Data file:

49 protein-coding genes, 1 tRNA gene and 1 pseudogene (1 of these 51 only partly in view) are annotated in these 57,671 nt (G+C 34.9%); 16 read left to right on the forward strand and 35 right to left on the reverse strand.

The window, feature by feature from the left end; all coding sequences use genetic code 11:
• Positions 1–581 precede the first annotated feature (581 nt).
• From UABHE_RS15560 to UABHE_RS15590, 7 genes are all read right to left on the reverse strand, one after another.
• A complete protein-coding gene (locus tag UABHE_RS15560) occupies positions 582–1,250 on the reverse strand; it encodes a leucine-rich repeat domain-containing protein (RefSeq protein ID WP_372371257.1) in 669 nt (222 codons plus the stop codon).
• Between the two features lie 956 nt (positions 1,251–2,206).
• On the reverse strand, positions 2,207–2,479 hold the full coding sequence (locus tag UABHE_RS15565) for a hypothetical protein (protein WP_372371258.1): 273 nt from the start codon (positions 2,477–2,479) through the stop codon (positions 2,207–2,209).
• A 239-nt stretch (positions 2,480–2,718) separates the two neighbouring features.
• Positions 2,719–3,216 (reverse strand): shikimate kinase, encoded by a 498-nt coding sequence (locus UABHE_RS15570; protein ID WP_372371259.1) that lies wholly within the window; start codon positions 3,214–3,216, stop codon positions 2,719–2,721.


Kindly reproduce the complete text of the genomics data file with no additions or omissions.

49 protein-coding genes, 1 tRNA gene and 1 pseudogene (1 of these 51 only partly in view) are annotated in these 57,671 nt (G+C 34.9%); 16 read left to right on the forward strand and 35 right to left on the reverse strand.

The window, feature by feature from the left end; all coding sequences use genetic code 11:
• Positions 1–581 precede the first annotated feature (581 nt).
• From UABHE_RS15560 to UABHE_RS15590, 7 genes are all read right to left on the reverse strand, one after another.
• A complete protein-coding gene (locus tag UABHE_RS15560) occupies positions 582–1,250 on the reverse strand; it encodes a leucine-rich repeat domain-containing protein (RefSeq protein ID WP_372371257.1) in 669 nt (222 codons plus the stop codon).
• Between the two features lie 956 nt (positions 1,251–2,206).
• On the reverse strand, positions 2,207–2,479 hold the full coding sequence (locus tag UABHE_RS15565) for a hypothetical protein (protein WP_372371258.1): 273 nt from the start codon (positions 2,477–2,479) through the stop codon (positions 2,207–2,209).
• A 239-nt stretch (positions 2,480–2,718) separates the two neighbouring features.
• Positions 2,719–3,216 (reverse strand): shikimate kinase, encoded by a 498-nt coding sequence (locus UABHE_RS15570; protein ID WP_372371259.1) that lies wholly within the window; start codon positions 3,214–3,216, stop codon positions 2,719–2,721.